Landholders concerned at food waste dumped on flood prone alluvial Hunter River flats

Neighbouring landholders are concerned about food and pet food waste being dumped on a property at Whittingham.

The property "Narooma' that fronts the New England Highway was described in a recent sales campaign as being choice alluvial farming land with excellent water supply from The Doughboy and Mudies Creek, itself a tributary of the Hunter River, and located six kilometres from Singleton.

Locals have witnessed a unmarked semi-trailer with an unmarked tanker delivering the waste to the site.

One neighbour Wayne Cook, 'Castle Forbes'  said the dumping of large quantities of waste products had been taking place all this year and the stench was becoming unbearable.

"The unmarked trucks arrive at dawn and unload their waste and disappear before anyone can see them," he said.

"The stench was so bad on the weekend we thought one of our cows had died but we realised as we approached the next-door farm it was coming from the waste."

Mr Cook along with other local farmers contacted the NSW Environment Protection Authority (EPA) over their concerns about waste being dumping on flood prone, alluvial flats that are bisected by Hunter River tributaries.

"That waste will wash into the Hunter River in any decent downpour," he said.

"My family have been on this property for 104 years and our livelihood as beef producers is at risk from someone who had been here 104 days.

"How can I now fill in the National Vendor Declaration for my livestock stating they have no access to human waste products - I have no idea whats happening next door and whats going into the soil and groundwater."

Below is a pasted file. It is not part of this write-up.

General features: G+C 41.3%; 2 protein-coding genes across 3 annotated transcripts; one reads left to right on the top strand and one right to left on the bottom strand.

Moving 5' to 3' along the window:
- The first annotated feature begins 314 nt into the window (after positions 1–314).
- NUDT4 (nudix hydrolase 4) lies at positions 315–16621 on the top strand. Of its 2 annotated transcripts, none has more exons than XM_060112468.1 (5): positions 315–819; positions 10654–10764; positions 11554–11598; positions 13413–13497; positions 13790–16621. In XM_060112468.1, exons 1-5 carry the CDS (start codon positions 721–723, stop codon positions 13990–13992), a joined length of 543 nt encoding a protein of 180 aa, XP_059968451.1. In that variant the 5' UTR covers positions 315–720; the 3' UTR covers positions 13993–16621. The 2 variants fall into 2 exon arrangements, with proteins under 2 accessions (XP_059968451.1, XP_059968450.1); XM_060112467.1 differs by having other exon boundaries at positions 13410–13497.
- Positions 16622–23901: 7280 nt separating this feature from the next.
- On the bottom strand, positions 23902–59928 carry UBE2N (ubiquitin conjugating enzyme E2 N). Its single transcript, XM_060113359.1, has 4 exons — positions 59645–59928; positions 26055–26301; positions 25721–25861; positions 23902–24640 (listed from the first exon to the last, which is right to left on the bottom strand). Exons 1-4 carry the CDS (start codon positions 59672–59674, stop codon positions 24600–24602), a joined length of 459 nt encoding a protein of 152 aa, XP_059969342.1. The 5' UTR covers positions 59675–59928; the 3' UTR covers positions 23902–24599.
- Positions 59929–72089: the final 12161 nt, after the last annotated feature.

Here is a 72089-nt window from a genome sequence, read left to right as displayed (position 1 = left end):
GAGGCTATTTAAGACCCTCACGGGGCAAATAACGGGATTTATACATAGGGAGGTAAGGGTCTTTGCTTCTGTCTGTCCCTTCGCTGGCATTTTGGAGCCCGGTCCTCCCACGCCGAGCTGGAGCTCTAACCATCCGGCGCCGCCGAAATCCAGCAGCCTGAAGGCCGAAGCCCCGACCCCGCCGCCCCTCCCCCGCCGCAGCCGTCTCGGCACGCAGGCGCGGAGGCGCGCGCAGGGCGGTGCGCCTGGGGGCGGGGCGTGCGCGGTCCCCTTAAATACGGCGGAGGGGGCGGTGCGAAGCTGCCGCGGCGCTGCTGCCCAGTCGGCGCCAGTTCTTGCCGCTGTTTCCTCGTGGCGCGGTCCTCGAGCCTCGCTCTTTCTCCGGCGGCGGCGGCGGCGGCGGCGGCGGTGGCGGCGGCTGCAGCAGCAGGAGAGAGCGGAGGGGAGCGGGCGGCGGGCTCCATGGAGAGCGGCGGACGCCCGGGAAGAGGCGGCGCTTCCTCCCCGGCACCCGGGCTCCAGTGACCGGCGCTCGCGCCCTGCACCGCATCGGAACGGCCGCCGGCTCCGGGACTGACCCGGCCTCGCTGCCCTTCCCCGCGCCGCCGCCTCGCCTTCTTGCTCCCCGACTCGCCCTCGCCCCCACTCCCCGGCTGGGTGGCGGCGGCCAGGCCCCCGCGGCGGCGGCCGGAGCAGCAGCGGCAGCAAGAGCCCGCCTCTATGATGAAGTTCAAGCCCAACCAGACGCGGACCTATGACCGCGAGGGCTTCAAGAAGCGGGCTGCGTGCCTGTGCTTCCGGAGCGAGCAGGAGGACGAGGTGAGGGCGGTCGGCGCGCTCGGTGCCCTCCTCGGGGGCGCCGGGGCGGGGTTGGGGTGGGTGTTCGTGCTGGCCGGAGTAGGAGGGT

Mr Cook said the property was bought by Enviroking Waste Recycling Solutions a company based at Black Hill.

"I spoke to the owner of that company and he told me they would not be running livestock on the farm only carrying out rehabilitation of the land and the creeks," he said.

Waterways on 'Narooma' Whittingham. Photo supplied

Waterways on 'Narooma' Whittingham. Photo supplied

The NSW EPA said they are aware of residents' concerns and have confirmed that the material is food waste, which the EPA understands was supplied to the property owner for incorporation as soil enhancer.

"The owner is aware of the current odours being experienced and is required to undertake work, including covering the material to reduce the impact on neighbours," they said in a statement.

"A more detailed investigation into the food waste by the EPA is underway."

However on October 26 last year the EPA banned the use of  mixed waste organics on farmlands and mine sites.

Mixed waste organic material/output (MWOO) is a composted product made predominately from organic material in household general waste - red lid bins.

Mark Ihlein, Singleton Council's Director Planning and Infrastructure Services said "Council staff were made aware of residents' concerns relating to the potential illegal dumping of materials at a property at Whittingham on Thursday.

"Staff then attended the site to investigate and became aware that the site is licensed by the EPA for the disposal and treatment of certain waste products.

"As a result, Council referred the complaints and investigation to the EPA as the regulatory authority and all further queries should be directed to the EPA."

Enviroking has been approach for a comment on this story and also Upper Hunter MP and parliamentary secretary for agriculture Michael Johnsen. 

A public meeting regarding the issues surrounding the dumping of food waste will be held at the Whittingham Hall on Tuesday April 23 from 7:00pm.